None of this should preclude him from winning MVP. But it has to be part of a conversation with so many other worthwhile candidates.

3. Giannis Antetkounmpo, Milwaukee Bucks

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    NEW YORK, NY - JANUARY 9: Giannis Antetokounmpo #34 of the Milwaukee Bucks prepares to shoot a free throw during the game against the New York Knicks on January 9, 2023 at Madison Square Garden in New York City, New York.  NOTE TO USER: User expressly acknowledges and agrees that, by downloading and or using this photograph, User is consenting to the terms and conditions of the Getty Images License Agreement. Mandatory Copyright Notice: Copyright 2023 NBAE  (Photo by Nathaniel S. Butler/NBAE via Getty Images)
    Nathaniel S. Butler/NBAE via Getty Images

    Previous Ranking: 4

    Weird things are happening to the Milwaukee Bucks. They are over .500 since the last MVP ladder but scrapped to a 4-3 record with a bottom-eight net rating and 28th-place offense.

    Giannis Antetokounmpo has seen his efficiency circle the drain over this span. His 25.0 effective field-goal percentage on pull-up jumpers is the lowest among 91 players attempting at least three per game, and he's averaging as many turnovers as assists (5.7) over the past two weeks.

    Sticking him in third, ahead of Kevin Durant, is not akin to giving him a pass. Giannis' offensive workload has been overstretched amid absences from Khris Middleton and Jrue Holiday, and the Bucks' supporting shooters aren't doing nearly enough to open up the floor for him in the half court. Only one of their six most-played names is hitting more than 35 percent of their threes since the last MVP ladder.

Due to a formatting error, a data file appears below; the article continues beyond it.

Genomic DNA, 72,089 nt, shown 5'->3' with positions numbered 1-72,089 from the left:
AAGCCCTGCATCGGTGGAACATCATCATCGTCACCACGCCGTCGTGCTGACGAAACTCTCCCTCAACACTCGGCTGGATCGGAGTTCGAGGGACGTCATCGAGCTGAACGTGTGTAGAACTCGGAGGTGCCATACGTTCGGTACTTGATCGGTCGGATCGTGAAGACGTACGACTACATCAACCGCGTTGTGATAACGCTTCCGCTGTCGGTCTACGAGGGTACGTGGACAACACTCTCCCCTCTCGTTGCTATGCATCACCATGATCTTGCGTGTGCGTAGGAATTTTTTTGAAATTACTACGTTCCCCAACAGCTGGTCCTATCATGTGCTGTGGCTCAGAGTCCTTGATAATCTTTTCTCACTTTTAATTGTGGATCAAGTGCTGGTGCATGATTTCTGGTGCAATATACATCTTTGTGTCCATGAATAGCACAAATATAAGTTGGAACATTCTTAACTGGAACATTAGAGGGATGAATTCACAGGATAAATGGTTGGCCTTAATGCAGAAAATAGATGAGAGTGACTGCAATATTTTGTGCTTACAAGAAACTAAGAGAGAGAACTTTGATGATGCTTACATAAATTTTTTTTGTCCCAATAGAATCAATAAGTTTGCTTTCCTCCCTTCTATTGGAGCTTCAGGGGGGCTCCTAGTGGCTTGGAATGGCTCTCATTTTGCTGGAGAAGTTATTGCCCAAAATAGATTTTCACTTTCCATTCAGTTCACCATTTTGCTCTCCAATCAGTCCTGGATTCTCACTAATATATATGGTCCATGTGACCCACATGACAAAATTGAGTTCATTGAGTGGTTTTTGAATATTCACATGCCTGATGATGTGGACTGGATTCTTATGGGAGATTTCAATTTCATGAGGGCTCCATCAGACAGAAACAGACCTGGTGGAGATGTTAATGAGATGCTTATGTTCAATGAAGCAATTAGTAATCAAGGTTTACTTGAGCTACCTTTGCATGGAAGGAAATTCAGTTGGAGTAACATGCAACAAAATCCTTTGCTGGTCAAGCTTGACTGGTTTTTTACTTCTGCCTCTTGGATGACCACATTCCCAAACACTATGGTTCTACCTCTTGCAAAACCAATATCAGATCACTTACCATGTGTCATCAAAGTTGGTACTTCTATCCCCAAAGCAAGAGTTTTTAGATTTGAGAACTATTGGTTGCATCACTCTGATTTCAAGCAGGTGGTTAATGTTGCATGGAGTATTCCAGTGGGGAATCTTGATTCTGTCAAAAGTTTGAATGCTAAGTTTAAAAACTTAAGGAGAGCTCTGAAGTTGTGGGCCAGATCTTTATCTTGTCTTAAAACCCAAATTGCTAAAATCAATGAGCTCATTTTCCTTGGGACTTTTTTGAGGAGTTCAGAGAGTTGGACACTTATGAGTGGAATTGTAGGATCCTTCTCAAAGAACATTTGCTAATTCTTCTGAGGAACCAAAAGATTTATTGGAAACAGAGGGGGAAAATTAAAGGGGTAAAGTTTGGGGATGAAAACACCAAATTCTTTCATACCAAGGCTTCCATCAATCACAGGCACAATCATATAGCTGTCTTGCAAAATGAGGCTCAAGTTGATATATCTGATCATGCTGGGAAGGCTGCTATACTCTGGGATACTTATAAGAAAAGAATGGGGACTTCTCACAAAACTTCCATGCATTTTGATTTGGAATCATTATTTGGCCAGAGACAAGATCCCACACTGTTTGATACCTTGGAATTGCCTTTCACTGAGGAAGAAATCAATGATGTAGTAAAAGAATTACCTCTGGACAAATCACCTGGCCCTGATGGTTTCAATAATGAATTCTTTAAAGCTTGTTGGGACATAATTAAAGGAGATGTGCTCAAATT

Yet, Giannis continues to dominate anyway. His 52.5 percent clip inside the arc during this stretch is extremely low by his standards, but he's still averaging 34.0 points on the back of his 16.3 free-throw attempts per game, which he's splashing in at a 70.4 percent clip.

    There is an inherent, almost unquantifiable value in Giannis' relentlessness. He is neither functionally nor emotionally impacted by struggles in previous possessions. Where other players might pull back, hesitant to attack amid shaky shooting, he keeps driving and slashing, sometimes over-settling, but never deviating too far from his bread and butter.

    That mindset shapes the Bucks' identity. It hasn't been enough to stave off disappointment at the more glamorous end, but it gives them a lifeline while they bide time for better health, shooting progression and, hopefully, a trade.

    Couple that with Giannis' still-world-beating defensive efforts and results, and you've got a player who's a one- or two-week heater away from putting genuine pressure on the two names to follow.